Remarks by Andrew Gilmour,
UN Assistant Secretary-General for Human Rights
Welcome to the UN - especially those for whom it’s your first visit. And a deep thanks for attending our Human Rights Day event.
In three weeks, we will be celebrating the start of a new decade. Many of us with the fervent hope that the 2020s may be more positive on human rights than the decade we’ve just lived through. After all, we are now experiencing a sustained and sometimes ferocious push-back against the entire human rights agenda. I don’t think we have seen anything like it before.
But to take a slightly longer view than the past decade (and next week I will be leaving the UN after 30 years), we mustn’t lose sight that the previous three decades – starting in the late 1970s – saw an unprecedented advance in human rights. And hopefully we will get back on that track.
To do that, we have to recognize what it is we are facing now. And that the current pushback against human rights manifests itself in many ways.
- The rise of populist authoritarian nationalists, who invariably seem to seek scapegoats to blame for the ills of their society - usually from groups that are already among the most vulnerable.
- An attempt to roll back progress in women’s rights and LGBTI rights.
- The rise of hate speech and prejudice against migrants and refugees.
- Brutal measures against protestors that we have seen in recent weeks in many cities in the world.
- Justifications of torture, journalists murdered and otherwise silenced and imprisoned, harsh restrictions on NGOs and civil society.
- The reappearance in our vocabulary of the term “concentration camps” to describe the treatment of minorities or migrants in two countries.
- Even in this building. Some UN Member States are i) cutting budgets for human rights work, ii) preventing discussions of human rights topics in the Security Council, iii) complaining about or threatening UN officials who speak up, and iv) going to extraordinary lengths to prevent human rights defenders from even entering this building to participate in meetings.
- An alarming growth in the number of cases of reprisals and intimidation carried out against brave individuals or who cooperate with and provide information to the UN on human rights, often claiming that rights defenders are in fact “terrorists”.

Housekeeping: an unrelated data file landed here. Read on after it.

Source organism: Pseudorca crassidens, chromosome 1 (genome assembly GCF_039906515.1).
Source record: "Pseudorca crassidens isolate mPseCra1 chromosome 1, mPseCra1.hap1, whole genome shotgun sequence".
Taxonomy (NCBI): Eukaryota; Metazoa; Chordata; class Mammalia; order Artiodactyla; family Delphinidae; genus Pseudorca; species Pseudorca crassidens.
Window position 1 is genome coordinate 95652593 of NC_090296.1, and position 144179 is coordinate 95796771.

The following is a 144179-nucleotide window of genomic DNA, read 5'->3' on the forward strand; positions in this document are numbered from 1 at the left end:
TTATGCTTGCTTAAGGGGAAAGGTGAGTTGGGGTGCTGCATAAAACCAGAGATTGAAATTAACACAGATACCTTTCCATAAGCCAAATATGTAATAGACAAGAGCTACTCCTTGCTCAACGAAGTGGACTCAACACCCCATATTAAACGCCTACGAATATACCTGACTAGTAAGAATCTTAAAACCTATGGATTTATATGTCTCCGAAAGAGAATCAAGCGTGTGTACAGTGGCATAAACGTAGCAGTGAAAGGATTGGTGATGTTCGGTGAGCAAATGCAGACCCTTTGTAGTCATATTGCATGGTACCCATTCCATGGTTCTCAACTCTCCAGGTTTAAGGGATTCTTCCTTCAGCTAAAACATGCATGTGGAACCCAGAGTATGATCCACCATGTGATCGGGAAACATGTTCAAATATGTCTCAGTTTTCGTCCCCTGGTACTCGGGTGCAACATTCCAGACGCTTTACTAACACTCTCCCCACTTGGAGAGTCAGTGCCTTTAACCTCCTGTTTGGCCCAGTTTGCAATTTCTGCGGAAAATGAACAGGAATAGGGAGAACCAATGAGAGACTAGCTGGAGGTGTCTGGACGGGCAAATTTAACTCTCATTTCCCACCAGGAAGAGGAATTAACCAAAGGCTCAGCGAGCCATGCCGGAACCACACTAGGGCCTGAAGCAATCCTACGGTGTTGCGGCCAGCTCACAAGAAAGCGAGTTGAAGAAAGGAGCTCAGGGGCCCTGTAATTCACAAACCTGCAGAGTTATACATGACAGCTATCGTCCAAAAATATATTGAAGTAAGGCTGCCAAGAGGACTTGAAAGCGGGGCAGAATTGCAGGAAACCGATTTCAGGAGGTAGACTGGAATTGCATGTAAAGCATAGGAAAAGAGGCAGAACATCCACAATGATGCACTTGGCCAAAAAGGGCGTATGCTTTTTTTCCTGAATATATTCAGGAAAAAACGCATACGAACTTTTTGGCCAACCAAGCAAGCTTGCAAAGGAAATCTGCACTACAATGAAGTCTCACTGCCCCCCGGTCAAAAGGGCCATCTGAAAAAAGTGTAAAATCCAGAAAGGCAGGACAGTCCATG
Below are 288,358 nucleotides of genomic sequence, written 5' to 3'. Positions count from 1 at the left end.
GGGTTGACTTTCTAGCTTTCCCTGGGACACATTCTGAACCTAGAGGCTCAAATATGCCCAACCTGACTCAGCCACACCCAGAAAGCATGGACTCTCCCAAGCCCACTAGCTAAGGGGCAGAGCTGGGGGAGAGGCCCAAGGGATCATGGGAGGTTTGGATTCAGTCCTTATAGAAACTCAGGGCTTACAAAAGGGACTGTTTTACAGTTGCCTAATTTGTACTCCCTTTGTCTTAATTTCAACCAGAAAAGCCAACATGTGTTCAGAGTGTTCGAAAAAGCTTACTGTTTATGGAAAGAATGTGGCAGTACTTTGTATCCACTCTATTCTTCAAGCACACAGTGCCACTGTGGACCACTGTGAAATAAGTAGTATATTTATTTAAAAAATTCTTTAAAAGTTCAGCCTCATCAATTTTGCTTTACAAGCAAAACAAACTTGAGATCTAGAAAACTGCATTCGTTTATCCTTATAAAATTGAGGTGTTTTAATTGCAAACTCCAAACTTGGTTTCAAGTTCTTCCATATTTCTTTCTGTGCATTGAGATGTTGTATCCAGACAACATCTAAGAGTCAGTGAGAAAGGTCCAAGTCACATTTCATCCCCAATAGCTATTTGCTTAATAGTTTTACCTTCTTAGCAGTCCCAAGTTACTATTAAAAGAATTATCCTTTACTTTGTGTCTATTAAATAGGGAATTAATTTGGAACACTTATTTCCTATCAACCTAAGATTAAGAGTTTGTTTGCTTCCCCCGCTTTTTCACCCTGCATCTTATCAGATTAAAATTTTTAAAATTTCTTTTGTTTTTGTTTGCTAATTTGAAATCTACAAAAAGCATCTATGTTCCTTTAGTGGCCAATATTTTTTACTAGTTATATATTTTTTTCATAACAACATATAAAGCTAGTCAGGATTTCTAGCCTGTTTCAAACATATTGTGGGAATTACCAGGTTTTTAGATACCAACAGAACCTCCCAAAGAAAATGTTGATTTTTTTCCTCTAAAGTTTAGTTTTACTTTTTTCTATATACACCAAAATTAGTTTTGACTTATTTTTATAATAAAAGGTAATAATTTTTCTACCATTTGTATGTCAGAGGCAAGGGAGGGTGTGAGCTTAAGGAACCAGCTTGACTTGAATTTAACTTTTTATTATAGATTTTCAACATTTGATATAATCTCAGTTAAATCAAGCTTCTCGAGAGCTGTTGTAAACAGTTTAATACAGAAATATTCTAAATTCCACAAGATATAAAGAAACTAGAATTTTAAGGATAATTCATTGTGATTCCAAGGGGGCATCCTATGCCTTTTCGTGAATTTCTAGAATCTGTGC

What gives us hope though - and which is why we’ve made it the theme for this year’s event - is the sight of today’s Youth Standing Up for Human Rights. You will hear more about that from the other speakers.
I do need to explain, with regret, a change in our advertised programme for today. A youth indigenous leader from Guatemala, Feliciana Herrera, wasn’t able to participate on our panel because her visa application was rejected by the Host Country.
It is increasingly recognized that my generation, and the generation that came before it, has left a deeply damaged legacy to the next generation - both on the environment, and now on human rights too. The global movements against injustice on these two great issues need to work far more closely together, and not as now in almost entirely separate silos of activity.
To repair the damage we have done, today’s youth will need to take matters even more into their own hands - peacefully and persuasively.
The global human rights movement and today’s youth are partnering more than before, and some spectacular progress is being achieved. But some of the forces that oppose and seek to reverse that progress are also increasing in their power, their influence, their technical surveillance, their determination, and I’m afraid to say their unscrupulousness.
We, and you, have a big struggle on our hands. It will take well over a decade. But your generation, the next generation, makes us optimistic about the outcome of that struggle.
I thank you again for coming to join us today. And I now have the pleasure to invite the Secretary-General to speak.